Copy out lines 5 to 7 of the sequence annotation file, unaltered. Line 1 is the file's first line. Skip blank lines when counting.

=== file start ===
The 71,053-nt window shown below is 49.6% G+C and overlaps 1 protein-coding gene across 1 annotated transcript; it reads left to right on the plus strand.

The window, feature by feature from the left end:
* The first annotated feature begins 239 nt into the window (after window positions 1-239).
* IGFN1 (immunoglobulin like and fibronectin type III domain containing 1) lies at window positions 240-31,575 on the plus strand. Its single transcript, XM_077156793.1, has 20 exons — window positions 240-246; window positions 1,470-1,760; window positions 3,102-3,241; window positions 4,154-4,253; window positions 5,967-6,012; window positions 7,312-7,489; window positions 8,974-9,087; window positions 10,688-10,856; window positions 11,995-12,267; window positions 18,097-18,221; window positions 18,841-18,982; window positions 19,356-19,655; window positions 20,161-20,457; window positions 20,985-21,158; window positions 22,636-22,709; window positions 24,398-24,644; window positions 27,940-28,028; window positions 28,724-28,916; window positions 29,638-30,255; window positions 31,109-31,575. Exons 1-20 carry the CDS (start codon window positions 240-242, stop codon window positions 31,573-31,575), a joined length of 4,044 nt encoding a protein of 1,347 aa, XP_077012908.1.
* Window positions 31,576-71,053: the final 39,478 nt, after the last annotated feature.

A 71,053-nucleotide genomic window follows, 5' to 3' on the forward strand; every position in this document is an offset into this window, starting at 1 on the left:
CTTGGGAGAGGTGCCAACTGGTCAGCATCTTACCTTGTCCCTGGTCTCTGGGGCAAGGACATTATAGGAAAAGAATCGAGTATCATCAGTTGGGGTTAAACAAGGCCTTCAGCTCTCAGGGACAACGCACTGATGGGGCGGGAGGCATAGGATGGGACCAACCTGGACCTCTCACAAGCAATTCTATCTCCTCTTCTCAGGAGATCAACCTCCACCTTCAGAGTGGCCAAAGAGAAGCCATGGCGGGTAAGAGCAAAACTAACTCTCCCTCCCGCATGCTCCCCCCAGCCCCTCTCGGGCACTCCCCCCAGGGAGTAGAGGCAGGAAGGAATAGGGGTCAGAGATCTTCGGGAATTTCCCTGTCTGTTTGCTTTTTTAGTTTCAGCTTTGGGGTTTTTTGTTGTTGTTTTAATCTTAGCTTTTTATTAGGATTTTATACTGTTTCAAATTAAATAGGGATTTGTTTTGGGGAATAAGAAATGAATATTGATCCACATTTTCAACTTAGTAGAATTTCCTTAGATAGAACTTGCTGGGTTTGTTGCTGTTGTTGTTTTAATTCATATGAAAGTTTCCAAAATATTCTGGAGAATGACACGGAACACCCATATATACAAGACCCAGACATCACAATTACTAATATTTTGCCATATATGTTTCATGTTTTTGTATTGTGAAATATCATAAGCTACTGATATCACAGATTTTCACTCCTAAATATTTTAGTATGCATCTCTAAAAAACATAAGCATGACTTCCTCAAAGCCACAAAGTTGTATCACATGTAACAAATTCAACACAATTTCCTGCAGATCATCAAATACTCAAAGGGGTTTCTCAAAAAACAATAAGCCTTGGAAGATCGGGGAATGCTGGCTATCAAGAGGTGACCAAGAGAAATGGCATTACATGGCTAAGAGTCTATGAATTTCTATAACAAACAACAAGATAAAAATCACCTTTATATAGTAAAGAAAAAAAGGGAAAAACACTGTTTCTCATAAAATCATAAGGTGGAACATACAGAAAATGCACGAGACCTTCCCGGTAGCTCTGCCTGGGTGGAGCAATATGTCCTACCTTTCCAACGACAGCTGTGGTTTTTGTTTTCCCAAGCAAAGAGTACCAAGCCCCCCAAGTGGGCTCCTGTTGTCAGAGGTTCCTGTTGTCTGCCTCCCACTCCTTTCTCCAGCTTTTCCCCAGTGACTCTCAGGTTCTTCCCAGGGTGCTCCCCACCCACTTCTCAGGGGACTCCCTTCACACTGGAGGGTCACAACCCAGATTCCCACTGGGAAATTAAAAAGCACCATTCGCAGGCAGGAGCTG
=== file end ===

* Window positions 31,576-71,053: the final 39,478 nt, after the last annotated feature.

A 71,053-nucleotide genomic window follows, 5' to 3' on the forward strand; every position in this document is an offset into this window, starting at 1 on the left:
CTTGGGAGAGGTGCCAACTGGTCAGCATCTTACCTTGTCCCTGGTCTCTGGGGCAAGGACATTATAGGAAAAGAATCGAGTATCATCAGTTGGGGTTAAACAAGGCCTTCAGCTCTCAGGGACAACGCACTGATGGGGCGGGAGGCATAGGATGGGACCAACCTGGACCTCTCACAAGCAATTCTATCTCCTCTTCTCAGGAGATCAACCTCCACCTTCAGAGTGGCCAAAGAGAAGCCATGGCGGGTAAGAGCAAAACTAACTCTCCCTCCCGCATGCTCCCCCCAGCCCCTCTCGGGCACTCCCCCCAGGGAGTAGAGGCAGGAAGGAATAGGGGTCAGAGATCTTCGGGAATTTCCCTGTCTGTTTGCTTTTTTAGTTTCAGCTTTGGGGTTTTTTGTTGTTGTTTTAATCTTAGCTTTTTATTAGGATTTTATACTGTTTCAAATTAAATAGGGATTTGTTTTGGGGAATAAGAAATGAATATTGATCCACATTTTCAACTTAGTAGAATTTCCTTAGATAGAACTTGCTGGGTTTGTTGCTGTTGTTGTTTTAATTCATATGAAAGTTTCCAAAATATTCTGGAGAATGACACGGAACACCCATATATACAAGACCCAGACATCACAATTACTAATATTTTGCCATATATGTTTCATGTTTTTGTATTGTGAAATATCATAAGCTACTGATATCACAGATTTTCACTCCTAAATATTTTAGTATGCATCTCTAAAAAACATAAGCATGACTTCCTCAAAGCCACAAAGTTGTATCACATGTAACAAATTCAACACAATTTCCTGCAGATCATCAAATACTCAAAGGGGTTTCTCAAAAAACAATAAGCCTTGGAAGATCGGGGAATGCTGGCTATCAAGAGGTGACCAAGAGAAATGGCATTACATGGCTAAGAGTCTATGAATTTCTATAACAAACAACAAGATAAAAATCACCTTTATATAGTAAAGAAAAAAAGGGAAAAACACTGTTTCTCATAAAATCATAAGGTGGAACATACAGAAAATGCACGAGACCTTCCCGGTAGCTCTGCCTGGGTGGAGCAATATGTCCTACCTTTCCAACGACAGCTGTGGTTTTTGTTTTCCCAAGCAAAGAGTACCAAGCCCCCCAAGTGGGCTCCTGTTGTCAGAGGTTCCTGTTGTCTGCCTCCCACTCCTTTCTCCAGCTTTTCCCCAGTGACTCTCAGGTTCTTCCCAGGGTGCTCCCCACCCACTTCTCAGGGGACTCCCTTCACACTGGAGGGTCACAACCCAGATTCCCACTGGGAAATTAAAAAGCACCATTCGCAGGCAGGAGCTG